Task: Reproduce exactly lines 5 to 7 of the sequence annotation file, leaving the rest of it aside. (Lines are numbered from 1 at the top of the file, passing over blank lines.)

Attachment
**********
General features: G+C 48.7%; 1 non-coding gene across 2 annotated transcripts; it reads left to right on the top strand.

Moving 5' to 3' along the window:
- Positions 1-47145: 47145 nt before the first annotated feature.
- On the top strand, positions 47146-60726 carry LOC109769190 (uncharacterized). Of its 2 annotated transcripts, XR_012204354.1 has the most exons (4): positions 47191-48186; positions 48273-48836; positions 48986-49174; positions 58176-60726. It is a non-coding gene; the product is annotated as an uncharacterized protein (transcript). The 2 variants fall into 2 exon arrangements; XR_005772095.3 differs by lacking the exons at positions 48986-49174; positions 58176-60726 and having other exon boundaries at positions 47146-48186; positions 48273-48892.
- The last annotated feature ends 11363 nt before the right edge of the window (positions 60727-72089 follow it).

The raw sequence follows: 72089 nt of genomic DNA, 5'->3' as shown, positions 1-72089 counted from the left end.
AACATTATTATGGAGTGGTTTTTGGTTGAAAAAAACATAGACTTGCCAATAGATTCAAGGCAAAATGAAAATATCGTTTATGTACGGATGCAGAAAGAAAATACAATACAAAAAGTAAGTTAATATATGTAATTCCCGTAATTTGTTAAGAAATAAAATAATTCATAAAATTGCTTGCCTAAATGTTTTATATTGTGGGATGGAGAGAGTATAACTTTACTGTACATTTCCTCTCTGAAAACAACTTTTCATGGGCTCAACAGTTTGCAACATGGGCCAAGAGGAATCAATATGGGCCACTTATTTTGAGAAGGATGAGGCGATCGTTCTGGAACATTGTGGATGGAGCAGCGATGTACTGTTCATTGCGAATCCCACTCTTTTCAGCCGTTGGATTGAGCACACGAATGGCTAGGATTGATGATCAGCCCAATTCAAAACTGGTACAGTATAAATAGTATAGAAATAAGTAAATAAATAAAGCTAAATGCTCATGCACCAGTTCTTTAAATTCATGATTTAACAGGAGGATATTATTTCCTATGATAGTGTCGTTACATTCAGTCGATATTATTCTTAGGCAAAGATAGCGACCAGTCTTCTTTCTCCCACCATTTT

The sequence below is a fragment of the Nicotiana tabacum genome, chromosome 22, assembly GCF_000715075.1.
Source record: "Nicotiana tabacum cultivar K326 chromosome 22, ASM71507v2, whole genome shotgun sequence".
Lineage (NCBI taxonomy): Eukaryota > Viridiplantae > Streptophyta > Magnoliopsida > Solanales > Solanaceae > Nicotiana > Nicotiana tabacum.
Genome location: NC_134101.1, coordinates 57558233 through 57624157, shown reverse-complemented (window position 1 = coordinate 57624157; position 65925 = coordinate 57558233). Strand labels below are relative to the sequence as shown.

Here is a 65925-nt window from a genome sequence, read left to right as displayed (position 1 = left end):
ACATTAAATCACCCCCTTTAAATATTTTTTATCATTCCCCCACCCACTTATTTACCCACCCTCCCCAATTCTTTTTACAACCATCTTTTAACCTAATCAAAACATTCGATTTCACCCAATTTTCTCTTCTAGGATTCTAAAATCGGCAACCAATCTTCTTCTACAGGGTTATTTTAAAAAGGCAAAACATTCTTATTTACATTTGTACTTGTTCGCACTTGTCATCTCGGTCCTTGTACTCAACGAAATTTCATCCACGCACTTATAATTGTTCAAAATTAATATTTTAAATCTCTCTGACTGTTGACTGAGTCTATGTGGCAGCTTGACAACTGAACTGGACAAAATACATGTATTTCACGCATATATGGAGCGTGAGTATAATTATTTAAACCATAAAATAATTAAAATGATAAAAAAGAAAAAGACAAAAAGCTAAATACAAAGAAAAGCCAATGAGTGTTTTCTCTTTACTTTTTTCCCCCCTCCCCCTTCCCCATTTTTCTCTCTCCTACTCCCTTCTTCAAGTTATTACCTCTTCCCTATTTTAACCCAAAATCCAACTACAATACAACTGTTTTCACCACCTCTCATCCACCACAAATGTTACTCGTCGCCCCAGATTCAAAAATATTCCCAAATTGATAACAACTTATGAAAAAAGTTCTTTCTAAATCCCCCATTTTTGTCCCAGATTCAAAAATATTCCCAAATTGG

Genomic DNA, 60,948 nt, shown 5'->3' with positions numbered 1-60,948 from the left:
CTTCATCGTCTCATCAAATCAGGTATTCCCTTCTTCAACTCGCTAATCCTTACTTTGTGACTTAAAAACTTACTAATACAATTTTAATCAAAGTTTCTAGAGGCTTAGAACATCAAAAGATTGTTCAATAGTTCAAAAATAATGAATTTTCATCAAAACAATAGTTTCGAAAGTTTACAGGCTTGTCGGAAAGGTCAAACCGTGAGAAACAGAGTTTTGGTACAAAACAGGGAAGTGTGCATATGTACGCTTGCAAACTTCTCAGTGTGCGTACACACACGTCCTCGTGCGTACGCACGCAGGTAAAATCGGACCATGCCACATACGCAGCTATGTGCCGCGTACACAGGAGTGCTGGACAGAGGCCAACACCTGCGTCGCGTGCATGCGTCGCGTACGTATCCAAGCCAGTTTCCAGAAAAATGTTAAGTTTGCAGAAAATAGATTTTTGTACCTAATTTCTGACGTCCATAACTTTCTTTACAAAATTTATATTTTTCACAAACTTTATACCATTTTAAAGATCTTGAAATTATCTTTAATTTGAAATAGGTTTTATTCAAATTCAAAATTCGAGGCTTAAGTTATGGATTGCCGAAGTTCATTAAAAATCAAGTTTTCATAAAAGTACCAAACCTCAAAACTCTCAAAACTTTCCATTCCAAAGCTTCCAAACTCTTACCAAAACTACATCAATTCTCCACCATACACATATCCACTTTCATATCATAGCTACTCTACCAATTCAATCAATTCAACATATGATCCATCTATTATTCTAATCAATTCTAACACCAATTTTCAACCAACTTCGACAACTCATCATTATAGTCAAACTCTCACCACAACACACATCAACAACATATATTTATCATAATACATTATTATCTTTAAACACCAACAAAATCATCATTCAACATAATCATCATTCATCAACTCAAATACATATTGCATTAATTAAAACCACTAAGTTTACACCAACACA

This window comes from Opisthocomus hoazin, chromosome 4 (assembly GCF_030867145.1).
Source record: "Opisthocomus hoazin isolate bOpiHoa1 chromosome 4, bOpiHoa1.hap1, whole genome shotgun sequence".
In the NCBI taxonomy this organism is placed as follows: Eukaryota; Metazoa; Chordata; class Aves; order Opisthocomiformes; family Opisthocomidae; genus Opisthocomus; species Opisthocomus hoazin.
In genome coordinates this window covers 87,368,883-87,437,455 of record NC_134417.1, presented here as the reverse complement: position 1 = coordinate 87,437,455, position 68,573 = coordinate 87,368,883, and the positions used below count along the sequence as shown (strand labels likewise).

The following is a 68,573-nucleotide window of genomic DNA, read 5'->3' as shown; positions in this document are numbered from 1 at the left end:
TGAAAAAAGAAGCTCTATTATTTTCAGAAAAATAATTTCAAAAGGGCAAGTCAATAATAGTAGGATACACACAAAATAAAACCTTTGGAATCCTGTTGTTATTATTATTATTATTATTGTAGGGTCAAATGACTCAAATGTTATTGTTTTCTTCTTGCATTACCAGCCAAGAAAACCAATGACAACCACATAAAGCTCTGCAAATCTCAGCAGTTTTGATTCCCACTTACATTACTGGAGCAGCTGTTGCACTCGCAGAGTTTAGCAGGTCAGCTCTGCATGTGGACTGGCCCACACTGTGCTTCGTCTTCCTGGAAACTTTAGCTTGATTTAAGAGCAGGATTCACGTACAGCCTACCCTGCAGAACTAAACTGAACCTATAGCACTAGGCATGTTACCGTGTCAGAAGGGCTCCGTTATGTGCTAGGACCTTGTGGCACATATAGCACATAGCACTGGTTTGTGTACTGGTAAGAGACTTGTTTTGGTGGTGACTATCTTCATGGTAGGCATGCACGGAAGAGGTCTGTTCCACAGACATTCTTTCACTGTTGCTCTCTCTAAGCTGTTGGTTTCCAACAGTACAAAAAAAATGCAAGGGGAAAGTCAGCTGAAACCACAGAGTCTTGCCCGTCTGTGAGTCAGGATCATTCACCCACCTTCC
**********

- The last annotated feature ends 11363 nt before the right edge of the window (positions 60727-72089 follow it).

The raw sequence follows: 72089 nt of genomic DNA, 5'->3' as shown, positions 1-72089 counted from the left end.
AACATTATTATGGAGTGGTTTTTGGTTGAAAAAAACATAGACTTGCCAATAGATTCAAGGCAAAATGAAAATATCGTTTATGTACGGATGCAGAAAGAAAATACAATACAAAAAGTAAGTTAATATATGTAATTCCCGTAATTTGTTAAGAAATAAAATAATTCATAAAATTGCTTGCCTAAATGTTTTATATTGTGGGATGGAGAGAGTATAACTTTACTGTACATTTCCTCTCTGAAAACAACTTTTCATGGGCTCAACAGTTTGCAACATGGGCCAAGAGGAATCAATATGGGCCACTTATTTTGAGAAGGATGAGGCGATCGTTCTGGAACATTGTGGATGGAGCAGCGATGTACTGTTCATTGCGAATCCCACTCTTTTCAGCCGTTGGATTGAGCACACGAATGGCTAGGATTGATGATCAGCCCAATTCAAAACTGGTACAGTATAAATAGTATAGAAATAAGTAAATAAATAAAGCTAAATGCTCATGCACCAGTTCTTTAAATTCATGATTTAACAGGAGGATATTATTTCCTATGATAGTGTCGTTACATTCAGTCGATATTATTCTTAGGCAAAGATAGCGACCAGTCTTCTTTCTCCCACCATTTT